Still would help to narrow the possibilities.
It is likely more than one segfault source exists in PrBoom and SDL mixer. Two people getting a segfault does not mean it is the same cause. Unless you are exchanging information privately, there has not been enough to exclude these possibilities.
I find the report that it went away and then came back again later to be most suspicious. Software faults do not react that way without some environment change (changing your config settings would do it though, or selecting different options).
Tests for the SDL mixer suspect.
1. Faults in the mixer should vary with different music and sound (long vrs short) because that affects contention for mixer resources.
The fault should vary with different wads.
2. Software draw mode should not affect software faults in the sound mixer.
3. Can be tested by turning off sound effects and music. Does the segfault stop ?
4. If the SDL mixer faults this much, it should also fault the same with other SDL mixer programs. Try DoomLegacy, it uses SDL mixer too.
(It might also segfault if there is a memory failure just due to similarity to PrBoom layout). Try other SDL games too.
5. A debugger can verify the segfault is in SDL mixer code.
Tests for drawer faults.
1. Usually caused by releasing a texture from memory while status bar drawing is still using it. Some textures have multiple uses.
In DoomLegacy, I had to resort to locking all status bar textures so they cannot be released.
2. Test by disabling in code all the releasing and purging of memory allocation. Mostly, this can be done by modifying Z_Free (or the equivalent). Does the segfault stop ?
3. Some other user gets the same fault on a different machine.
4. Run the program in a debugger and record the exact failure location for three failures. Software failures will be consistent in some way, like the address, or the instruction that fails.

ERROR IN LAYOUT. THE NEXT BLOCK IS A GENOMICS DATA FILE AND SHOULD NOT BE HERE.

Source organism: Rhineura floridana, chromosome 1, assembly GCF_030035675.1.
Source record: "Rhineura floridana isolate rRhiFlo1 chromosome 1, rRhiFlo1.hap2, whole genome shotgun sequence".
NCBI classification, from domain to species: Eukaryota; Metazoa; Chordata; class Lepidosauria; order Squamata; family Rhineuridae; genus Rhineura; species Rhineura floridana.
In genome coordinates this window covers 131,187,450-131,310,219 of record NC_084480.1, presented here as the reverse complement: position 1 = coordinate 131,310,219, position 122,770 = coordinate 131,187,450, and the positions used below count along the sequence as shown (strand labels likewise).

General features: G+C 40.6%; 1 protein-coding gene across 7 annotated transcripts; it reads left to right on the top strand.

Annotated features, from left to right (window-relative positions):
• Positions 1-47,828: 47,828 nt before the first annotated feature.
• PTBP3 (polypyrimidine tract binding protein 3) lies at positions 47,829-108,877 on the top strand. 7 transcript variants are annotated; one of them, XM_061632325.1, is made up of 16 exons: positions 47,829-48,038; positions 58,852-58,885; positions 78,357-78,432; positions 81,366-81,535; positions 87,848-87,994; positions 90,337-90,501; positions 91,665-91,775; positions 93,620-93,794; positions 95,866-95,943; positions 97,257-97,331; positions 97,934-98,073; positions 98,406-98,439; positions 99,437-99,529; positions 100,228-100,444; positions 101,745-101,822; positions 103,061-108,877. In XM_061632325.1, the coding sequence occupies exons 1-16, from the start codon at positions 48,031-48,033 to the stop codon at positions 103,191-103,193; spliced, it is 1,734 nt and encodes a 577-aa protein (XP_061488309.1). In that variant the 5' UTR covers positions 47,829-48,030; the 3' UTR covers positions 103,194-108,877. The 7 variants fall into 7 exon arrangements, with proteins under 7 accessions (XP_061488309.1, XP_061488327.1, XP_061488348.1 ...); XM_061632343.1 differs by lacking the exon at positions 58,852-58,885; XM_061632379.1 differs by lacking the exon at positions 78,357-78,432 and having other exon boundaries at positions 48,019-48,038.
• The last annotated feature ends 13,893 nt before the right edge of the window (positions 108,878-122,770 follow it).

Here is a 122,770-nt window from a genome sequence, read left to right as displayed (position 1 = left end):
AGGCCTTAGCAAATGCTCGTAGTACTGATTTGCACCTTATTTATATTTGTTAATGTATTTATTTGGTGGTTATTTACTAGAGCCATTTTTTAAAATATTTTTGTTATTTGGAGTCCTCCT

Tests for memory failure faults.
1. Unfortunately, the existence of only one program, or even just software draw triggering the segfault does not prove anything. It is a matter of putting a memory pointer in the failing location while toggling the neighbor bits in a contrary way.
The particular program that fails due to a particular memory fault is not related to its size, nor is it predictable.
2. Memory test programs cannot find all kinds of memory failure.
I have more than once written a memory test program to try to find a fault. None of them ever found anything. In one case it was an operating system problem, and for the other I changed the memory chips.
3. If anyone can verify the same segfault on a different machine, then cannot be memory failure. Just having segfaults (like due to SDL mixer) by itself does not prove this segfault is not memory failure. It wastes time to try chasing down in software a fault that is hardware based. However, software modifications can move the fault location around and temporarily mask memory failure.
Same fault, different machines, is the best discriminant.
4. Make sure all your memory is the same brand. With mixed brands must adjust memory settings by hand (some BIOS do not do this well).
5. Swap the memory chip locations and retest. Does the segfault change character ?
6. Run with only one memory enabled at a time. Test for segfault.
7. Alter the BIOS memory settings, wait states, and retest.
8. Disable cache and retest.
9. Change all the memory out and retest. Most drastic.
One person reported that all his chips had same failure pattern, and that swapping positions did not affect failure. Swapping out all chips did cure it.
10. Start another execution intensive program first, leave it running, and retest PrBoom.
This moves the PrBoom execution location (but not so much in cache).
Does the segfault change in anyway ? If it is software, it should not be affected in any way. If it is memory failure, it should change. I might still segfault, but in a different location.
Last edited by wesleyjohnson on 06-27-13 at 21:36